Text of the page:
Aging in Place

Practical Exterior Tips for Home Owners Planning for the Future

Do you know what to look for or what you should invest in as far as your home’s exterior if you want to remain in your home for the long term? There are several things that, if incorporated, will make your life easier and safer as you remain in your home. 

Art Dunn of Nanlow-Dunn, Inc. (YourHomeServesYou) has generously shared several safety and home electrical tips in addition to my information within this blog.  Art brings first hand experience in several electrical fields ranging from electrician to burglar alarm company contractor to home automation.  His experience and expertise will enhance the practical, real world solutions I provide.  He will continue to collaborate with me in future blog entries as well.  Please visit his website for more information in addition to what is presented within these entries and check back often for more practical information you can use in your home whether you are choosing to age in place or are planning for an active retirement. 

  • Plan for home entrance accessibility:

    • An ideal situation for entrance accessibility would be a level surface with no ramp or stairs required. This is the safest and least expensive approach to the home. If this is not be possible, a ramp with a 1:12 or greater slope would be the next best choice. (For those not sure what that means, it means the ramp will go up no more than one foot in a twelve foot length of space). The drawback to the ramp in front of the home is that it is almost a billboard announcing someone older or with a disability lives there.
    • If a ramp is required, consider access through the garage. A ramp or a special lift (think motorized platform) can be installed in the garage providing a protected entrance from the elements and from a safety point.
    • Another entrance accessibility to consider is a wider entry doorway. Consider the newer. wider entrance doors that are more than 36 inches wide for easier maneuverability. Ever have to carry a bunch of groceries through a smaller doorway? Everyone benefits from a wider doorway.
  • Plan for safety needs: 

    • Consider your door handles: door handles should be lever type. They are easier to open if you have limited dexterity. Exterior doors should be equipped with dead-bolt locks as well.  Make sure there is a peep-hole that is at your eye level

    • Exterior lighting should be installed so as to avoid a blinding glare. Fixtures should cast light downward, not horizontally. A light shining in your eyes and blinding you is less than ideal. If you can not relocate the fixture, try changing the fixture to one that is shaded to reduce glare. At the very least, a frosted light bulb rather than a clear one is needed for clear glass enclosed fixtures. Avoid creating shadows because it could hide intruders and can hide tripping hazards.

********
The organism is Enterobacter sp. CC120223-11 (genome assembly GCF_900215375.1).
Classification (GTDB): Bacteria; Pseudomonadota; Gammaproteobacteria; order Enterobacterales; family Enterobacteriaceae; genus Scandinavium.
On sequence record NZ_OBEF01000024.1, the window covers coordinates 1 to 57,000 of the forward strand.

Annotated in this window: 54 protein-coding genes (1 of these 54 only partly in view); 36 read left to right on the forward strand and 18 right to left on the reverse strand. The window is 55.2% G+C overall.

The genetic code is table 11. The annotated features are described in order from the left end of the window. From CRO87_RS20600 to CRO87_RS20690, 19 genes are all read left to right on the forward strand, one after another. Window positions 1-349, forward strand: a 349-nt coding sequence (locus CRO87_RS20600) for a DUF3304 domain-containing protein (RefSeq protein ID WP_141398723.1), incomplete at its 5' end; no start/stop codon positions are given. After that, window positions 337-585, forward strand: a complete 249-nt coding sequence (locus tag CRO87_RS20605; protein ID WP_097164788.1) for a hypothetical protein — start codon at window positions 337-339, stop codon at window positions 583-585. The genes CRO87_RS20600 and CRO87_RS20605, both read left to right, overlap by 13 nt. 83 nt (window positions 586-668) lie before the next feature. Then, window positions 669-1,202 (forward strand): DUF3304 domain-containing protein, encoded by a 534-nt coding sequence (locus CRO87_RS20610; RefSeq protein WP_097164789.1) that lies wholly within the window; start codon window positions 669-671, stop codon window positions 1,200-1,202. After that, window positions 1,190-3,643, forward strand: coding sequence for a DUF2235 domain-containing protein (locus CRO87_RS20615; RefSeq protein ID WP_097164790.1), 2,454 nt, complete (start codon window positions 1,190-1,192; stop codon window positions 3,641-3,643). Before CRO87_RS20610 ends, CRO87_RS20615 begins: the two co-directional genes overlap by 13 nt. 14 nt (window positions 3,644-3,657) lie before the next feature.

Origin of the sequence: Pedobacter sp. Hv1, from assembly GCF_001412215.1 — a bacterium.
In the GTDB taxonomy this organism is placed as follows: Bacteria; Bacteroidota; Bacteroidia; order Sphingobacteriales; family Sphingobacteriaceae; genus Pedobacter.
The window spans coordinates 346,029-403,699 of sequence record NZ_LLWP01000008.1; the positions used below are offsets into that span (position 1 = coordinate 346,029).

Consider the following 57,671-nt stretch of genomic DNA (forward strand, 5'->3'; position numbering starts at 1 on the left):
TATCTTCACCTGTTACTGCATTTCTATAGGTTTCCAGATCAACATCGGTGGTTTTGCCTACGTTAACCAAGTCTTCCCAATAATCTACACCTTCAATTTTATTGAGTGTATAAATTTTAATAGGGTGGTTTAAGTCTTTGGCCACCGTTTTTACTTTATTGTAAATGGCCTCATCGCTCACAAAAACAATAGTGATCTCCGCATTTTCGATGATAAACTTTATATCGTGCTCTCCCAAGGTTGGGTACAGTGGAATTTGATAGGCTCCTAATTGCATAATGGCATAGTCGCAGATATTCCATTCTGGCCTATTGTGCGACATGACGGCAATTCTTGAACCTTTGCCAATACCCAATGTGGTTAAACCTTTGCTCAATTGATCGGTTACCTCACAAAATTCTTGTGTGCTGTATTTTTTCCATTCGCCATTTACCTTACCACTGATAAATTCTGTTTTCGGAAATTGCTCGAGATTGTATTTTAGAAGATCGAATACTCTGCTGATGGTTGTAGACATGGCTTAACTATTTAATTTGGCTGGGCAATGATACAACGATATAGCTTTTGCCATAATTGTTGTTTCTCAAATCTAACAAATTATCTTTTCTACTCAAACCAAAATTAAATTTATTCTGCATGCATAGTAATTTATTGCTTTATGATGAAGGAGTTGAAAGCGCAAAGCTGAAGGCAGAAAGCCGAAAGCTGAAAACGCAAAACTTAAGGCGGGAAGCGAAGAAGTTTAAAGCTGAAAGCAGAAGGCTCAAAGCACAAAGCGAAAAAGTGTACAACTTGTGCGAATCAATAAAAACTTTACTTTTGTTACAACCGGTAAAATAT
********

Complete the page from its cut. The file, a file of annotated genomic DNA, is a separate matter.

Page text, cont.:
• Plan landscaping so that there is still easy access to utilities like electrical panels, gas or water shut off valves and fire hydrant is ensured. Easy access to these items makes it safer for you to access and for repairs or serviceability.

    • Street numbers should be easy to read from the curb. Consider a lighted street number sign and have the numbers painted on your curb. Time is of the essence in an emergency and should not be lost by emergency responders trying to find the right address.
  • Plan for low maintenance:

    • Exterior facades should be low maintenance. This is a safety issue as well. As we age, our dexterity becomes limited and climbing and repairing the home exterior can be dangerous.
    • Consider low maintenance brick or vinyl siding that has a UV block in it so that it does not become brittle. Choose paint that is designed for longevity and will withstand the elements. If something does need to be painted, consider hiring a qualified, well referenced painter.


  • Think about using resin based decking and products like Trex for porches and stairs. These materials last far longer than wood and do not require sealing and/or painting.
  • Plan landscaping that is low-maintenance and ensure easy access to utilities like the electrical panels, gas or water shut off valves and never fence around hydrants. Either keep hedges trimmed around transformers or other utility boxes in yard, or plant dwarf varieties that will not interfere as they mature. If you are unable to take care of your landscaping, consider hiring someone.  Consider Xeric landscaping that requires low or not watering and very low maintenance.

Choices for the exterior of your home should promote easy access, safety, and low maintenance. By choosing wisely the location and finishes for the home, your home will be more comfortable for you now and in the future. Think about how you will enter your home, how your exterior will look and how you will take care of it and let those considerations be your guides.  After all, isn’t active senior living supposed to be enjoyable?


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